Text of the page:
This was exacerbated by an economic slowdown, which highlighted existing macroeconomic imbalances. After GDP growth of 2.3% in both 2013 and 2014, growth slowed to 1% in 2015, according to the IMF, a result of production declines in key sectors –in particular mining and manufacturing – and the effects of two deadly terrorist attacks on the tourism sector, a key contributor to GDP.
Weaker demand in the eurozone, the country’s primary trading partner, and continued political and security instability in neighbouring Libya further impacted the country’s already challenging economic and security environment. The result of this was a rise in unemployment to more than 15%, while the fiscal deficit widened to a reported 4.4% of GDP, which was due in large part to public sector wage increases.
This had noticeable political impacts. Faced with a slowing economy and increasing pressure from international lenders, in mid-2016 President Essebsi called for a shake-up of the government in an effort to speed up the introduction of fundamental economic reforms.
In July 2016 the legislature voted to remove Habib Essid as prime minister in a vote of no confidence, the first for the country, after he failed to get parliamentary approval for a much-needed economic reform package to improve the investment climate, address rising unemployment and combat corruption.
The government was reshuffled accordingly, and discussions between the two largest parties, Nidaa Tounes and Ennahda, led to the creation of a coalition, referred to as the national unity government.
The new government formed in late August 2016, backed by 167 of the 217 ARP members. Youssef Chahed was appointed head of government, becoming Tunisia’s seventh prime minister in less than six years. The new government’s priorities were outlined in the Carthage Agreement of July 2016, which established six broad strategic actions: combatting terrorism; spurring growth, development and employment; fighting corruption; stabilising public finances; decentralisation; and increasing government efficiency.
Reviving the economy is a top priority for the current Cabinet. Between 2011 and 2015 annual GDP growth slowed to an average of 1.5%, compared to 4% in the period from 2007 to 2010. Meanwhile, foreign direct investment (FDI) flows declined from $1.6bn in 2012 to $1bn in 2015, according to the UN Conference on Trade and Development. This loss of competitiveness was reflected in Tunisia’s rankings in the World Economic Forum’s Global Competitiveness Index, with the country falling from 40th place out of 142 countries in 2011/12 to 95th out of 138 countries in 2016/17.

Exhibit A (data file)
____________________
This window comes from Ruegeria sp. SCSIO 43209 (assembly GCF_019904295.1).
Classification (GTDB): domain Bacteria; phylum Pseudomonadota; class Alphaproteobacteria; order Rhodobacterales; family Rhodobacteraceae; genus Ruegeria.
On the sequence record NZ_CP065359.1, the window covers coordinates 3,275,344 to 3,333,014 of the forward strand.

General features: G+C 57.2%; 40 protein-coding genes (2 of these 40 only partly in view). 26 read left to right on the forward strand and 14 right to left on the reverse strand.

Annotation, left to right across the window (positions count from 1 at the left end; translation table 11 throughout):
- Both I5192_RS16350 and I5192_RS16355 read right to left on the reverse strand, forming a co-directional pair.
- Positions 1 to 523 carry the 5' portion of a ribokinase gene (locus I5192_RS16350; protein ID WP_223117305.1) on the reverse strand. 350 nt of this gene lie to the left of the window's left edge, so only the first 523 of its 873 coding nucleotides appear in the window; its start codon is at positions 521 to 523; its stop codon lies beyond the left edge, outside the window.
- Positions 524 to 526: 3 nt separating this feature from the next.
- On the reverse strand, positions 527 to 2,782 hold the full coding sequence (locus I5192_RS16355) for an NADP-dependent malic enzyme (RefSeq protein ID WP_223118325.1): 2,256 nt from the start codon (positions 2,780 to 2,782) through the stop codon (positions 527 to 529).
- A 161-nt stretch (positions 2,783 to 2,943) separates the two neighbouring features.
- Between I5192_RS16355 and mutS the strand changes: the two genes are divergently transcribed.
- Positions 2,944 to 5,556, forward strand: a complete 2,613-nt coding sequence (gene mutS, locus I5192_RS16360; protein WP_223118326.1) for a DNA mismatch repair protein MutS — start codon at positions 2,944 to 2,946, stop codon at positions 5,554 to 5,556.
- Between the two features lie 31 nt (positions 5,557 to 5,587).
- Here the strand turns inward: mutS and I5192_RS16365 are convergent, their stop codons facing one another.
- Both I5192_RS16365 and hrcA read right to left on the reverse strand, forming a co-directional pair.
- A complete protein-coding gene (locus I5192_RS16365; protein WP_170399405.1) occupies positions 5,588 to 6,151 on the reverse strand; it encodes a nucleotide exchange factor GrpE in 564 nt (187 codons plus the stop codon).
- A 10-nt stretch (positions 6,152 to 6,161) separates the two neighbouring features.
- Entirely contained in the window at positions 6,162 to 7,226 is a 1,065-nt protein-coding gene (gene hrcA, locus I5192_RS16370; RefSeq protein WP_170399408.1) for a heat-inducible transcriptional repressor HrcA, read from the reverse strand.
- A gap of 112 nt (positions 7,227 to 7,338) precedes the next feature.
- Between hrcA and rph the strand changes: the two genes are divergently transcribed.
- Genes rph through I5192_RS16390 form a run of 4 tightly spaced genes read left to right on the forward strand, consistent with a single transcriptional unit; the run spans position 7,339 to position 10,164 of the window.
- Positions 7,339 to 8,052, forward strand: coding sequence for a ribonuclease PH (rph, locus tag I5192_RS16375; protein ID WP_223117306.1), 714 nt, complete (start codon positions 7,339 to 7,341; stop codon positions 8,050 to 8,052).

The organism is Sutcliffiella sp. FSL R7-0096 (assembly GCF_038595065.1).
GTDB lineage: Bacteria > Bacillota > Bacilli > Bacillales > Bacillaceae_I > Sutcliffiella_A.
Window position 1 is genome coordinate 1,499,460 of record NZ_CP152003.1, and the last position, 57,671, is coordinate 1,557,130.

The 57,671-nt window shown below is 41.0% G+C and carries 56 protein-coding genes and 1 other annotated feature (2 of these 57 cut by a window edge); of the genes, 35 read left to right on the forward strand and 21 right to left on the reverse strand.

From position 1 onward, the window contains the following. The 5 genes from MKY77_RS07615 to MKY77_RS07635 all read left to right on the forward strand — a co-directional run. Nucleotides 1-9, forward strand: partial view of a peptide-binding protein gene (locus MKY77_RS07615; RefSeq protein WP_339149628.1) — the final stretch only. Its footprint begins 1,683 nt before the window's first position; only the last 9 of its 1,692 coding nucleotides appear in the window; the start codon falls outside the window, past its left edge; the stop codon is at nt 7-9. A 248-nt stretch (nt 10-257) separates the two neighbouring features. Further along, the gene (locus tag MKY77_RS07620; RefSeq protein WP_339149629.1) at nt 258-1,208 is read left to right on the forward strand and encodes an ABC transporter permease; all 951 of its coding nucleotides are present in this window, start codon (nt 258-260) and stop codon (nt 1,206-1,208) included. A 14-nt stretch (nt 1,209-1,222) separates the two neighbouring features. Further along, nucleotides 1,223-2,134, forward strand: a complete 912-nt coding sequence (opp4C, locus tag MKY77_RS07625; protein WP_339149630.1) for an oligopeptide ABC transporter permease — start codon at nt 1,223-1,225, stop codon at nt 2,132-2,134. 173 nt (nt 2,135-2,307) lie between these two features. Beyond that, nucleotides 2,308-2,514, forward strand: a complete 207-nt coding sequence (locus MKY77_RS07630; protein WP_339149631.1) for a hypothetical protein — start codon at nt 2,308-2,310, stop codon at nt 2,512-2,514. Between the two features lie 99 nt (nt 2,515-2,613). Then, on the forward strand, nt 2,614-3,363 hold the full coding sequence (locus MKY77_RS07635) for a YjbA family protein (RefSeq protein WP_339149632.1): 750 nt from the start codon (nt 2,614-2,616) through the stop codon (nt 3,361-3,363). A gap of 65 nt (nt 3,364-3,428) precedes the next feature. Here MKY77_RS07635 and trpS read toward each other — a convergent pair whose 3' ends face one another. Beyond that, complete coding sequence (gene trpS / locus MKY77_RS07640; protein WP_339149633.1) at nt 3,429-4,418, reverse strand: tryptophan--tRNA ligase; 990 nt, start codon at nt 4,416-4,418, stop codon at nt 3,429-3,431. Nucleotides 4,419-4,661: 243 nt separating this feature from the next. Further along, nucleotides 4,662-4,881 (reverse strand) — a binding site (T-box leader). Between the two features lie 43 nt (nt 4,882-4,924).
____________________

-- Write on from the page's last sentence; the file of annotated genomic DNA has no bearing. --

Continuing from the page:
Boosting growth will be key to reducing high unemployment rates, accelerating regional development and reversing falling living standards – the main social drivers of the revolution. According to Tunisia’s National Institute of Statistics (Institut National de la Statistique, INS), the unemployment rate reached 15.5% in the third quarter of 2016, a trend that disproportionately affects the youth (31.8%), university graduates (31.2%) and women (22.6%), as well as the less-developed interior regions. Roughly two out of every five young Tunisians are unemployed, while one in four is neither employed nor enrolled in education or training – nearly twice the rate seen in most OECD countries, according to a 2015 report by the OECD.
Managing insecurity and its impact on productivity and the country’s economic recovery has also topped the new Cabinet’s agenda. The spill-over effects of instability elsewhere in the region – particularly in Libya – have had a visible impact on some of the country’s key revenue earners, such as the tourism industry. This was highlighted in 2015, with two deadly terrorist attacks at the Bardo National Museum and a beach resort in Sousse. Addressing this insecurity has come at a price: President Essebsi told the press in May 2016 that the war against terrorism has cost the Tunisian economy some $4bn.
However, the prospects for substantial economic reform have been brightening, and with a broad political coalition base that includes secular, Islamist, leftist, independent and trade union allies, the Nidaa Tounes-led government is expected to be able to garner the political capital necessary to steer essential reforms through the ARP.
Chahed has pledged to take a particularly tough stance on economic reforms to boost growth as the country comes under increasing pressure from international lenders to accelerate reforms and trim public spending. In October 2015 the World Bank announced a $500m development policy loan to help fund reforms to the financial and civil service sectors. This was followed by a $2.9bn IMF loan in June 2016 to boost economic growth and strengthen job creation.